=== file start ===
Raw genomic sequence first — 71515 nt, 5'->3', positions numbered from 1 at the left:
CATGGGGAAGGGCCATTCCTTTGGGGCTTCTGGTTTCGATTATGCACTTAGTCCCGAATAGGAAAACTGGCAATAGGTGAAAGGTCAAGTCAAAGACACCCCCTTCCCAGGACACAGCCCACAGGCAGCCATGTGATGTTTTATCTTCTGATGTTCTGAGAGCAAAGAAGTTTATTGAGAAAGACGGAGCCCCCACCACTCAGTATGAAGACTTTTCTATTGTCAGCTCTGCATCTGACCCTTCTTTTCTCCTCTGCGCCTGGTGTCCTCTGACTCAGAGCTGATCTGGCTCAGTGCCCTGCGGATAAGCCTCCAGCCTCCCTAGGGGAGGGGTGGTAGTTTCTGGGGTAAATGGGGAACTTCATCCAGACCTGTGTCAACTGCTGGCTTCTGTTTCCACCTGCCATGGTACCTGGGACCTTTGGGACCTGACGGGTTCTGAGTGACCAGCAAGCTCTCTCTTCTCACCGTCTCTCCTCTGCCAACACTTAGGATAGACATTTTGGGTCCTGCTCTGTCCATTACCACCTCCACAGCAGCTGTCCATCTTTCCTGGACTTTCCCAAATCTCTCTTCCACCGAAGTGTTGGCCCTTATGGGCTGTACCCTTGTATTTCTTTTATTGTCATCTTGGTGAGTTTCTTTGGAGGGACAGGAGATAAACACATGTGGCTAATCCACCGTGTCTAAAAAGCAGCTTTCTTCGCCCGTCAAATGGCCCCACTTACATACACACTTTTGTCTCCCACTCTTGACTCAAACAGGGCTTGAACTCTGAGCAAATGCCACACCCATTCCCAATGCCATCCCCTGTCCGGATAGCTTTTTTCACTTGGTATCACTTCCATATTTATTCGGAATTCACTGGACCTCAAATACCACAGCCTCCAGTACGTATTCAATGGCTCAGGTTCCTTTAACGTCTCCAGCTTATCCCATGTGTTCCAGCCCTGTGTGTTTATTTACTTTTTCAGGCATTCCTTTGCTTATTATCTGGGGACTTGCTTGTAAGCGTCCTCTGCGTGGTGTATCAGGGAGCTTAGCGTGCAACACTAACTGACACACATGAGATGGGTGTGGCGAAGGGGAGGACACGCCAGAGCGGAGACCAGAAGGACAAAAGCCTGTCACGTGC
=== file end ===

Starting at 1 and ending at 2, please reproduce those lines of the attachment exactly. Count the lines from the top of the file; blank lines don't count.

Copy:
Raw genomic sequence first — 71515 nt, 5'->3', positions numbered from 1 at the left:
CATGGGGAAGGGCCATTCCTTTGGGGCTTCTGGTTTCGATTATGCACTTAGTCCCGAATAGGAAAACTGGCAATAGGTGAAAGGTCAAGTCAAAGACACCCCCTTCCCAGGACACAGCCCACAGGCAGCCATGTGATGTTTTATCTTCTGATGTTCTGAGAGCAAAGAAGTTTATTGAGAAAGACGGAGCCCCCACCACTCAGTATGAAGACTTTTCTATTGTCAGCTCTGCATCTGACCCTTCTTTTCTCCTCTGCGCCTGGTGTCCTCTGACTCAGAGCTGATCTGGCTCAGTGCCCTGCGGATAAGCCTCCAGCCTCCCTAGGGGAGGGGTGGTAGTTTCTGGGGTAAATGGGGAACTTCATCCAGACCTGTGTCAACTGCTGGCTTCTGTTTCCACCTGCCATGGTACCTGGGACCTTTGGGACCTGACGGGTTCTGAGTGACCAGCAAGCTCTCTCTTCTCACCGTCTCTCCTCTGCCAACACTTAGGATAGACATTTTGGGTCCTGCTCTGTCCATTACCACCTCCACAGCAGCTGTCCATCTTTCCTGGACTTTCCCAAATCTCTCTTCCACCGAAGTGTTGGCCCTTATGGGCTGTACCCTTGTATTTCTTTTATTGTCATCTTGGTGAGTTTCTTTGGAGGGACAGGAGATAAACACATGTGGCTAATCCACCGTGTCTAAAAAGCAGCTTTCTTCGCCCGTCAAATGGCCCCACTTACATACACACTTTTGTCTCCCACTCTTGACTCAAACAGGGCTTGAACTCTGAGCAAATGCCACACCCATTCCCAATGCCATCCCCTGTCCGGATAGCTTTTTTCACTTGGTATCACTTCCATATTTATTCGGAATTCACTGGACCTCAAATACCACAGCCTCCAGTACGTATTCAATGGCTCAGGTTCCTTTAACGTCTCCAGCTTATCCCATGTGTTCCAGCCCTGTGTGTTTATTTACTTTTTCAGGCATTCCTTTGCTTATTATCTGGGGACTTGCTTGTAAGCGTCCTCTGCGTGGTGTATCAGGGAGCTTAGCGTGCAACACTAACTGACACACATGAGATGGGTGTGGCGAAGGGGAGGACACGCCAGAGCGGAGACCAGAAGGACAAAAGCCTGTCACGTGC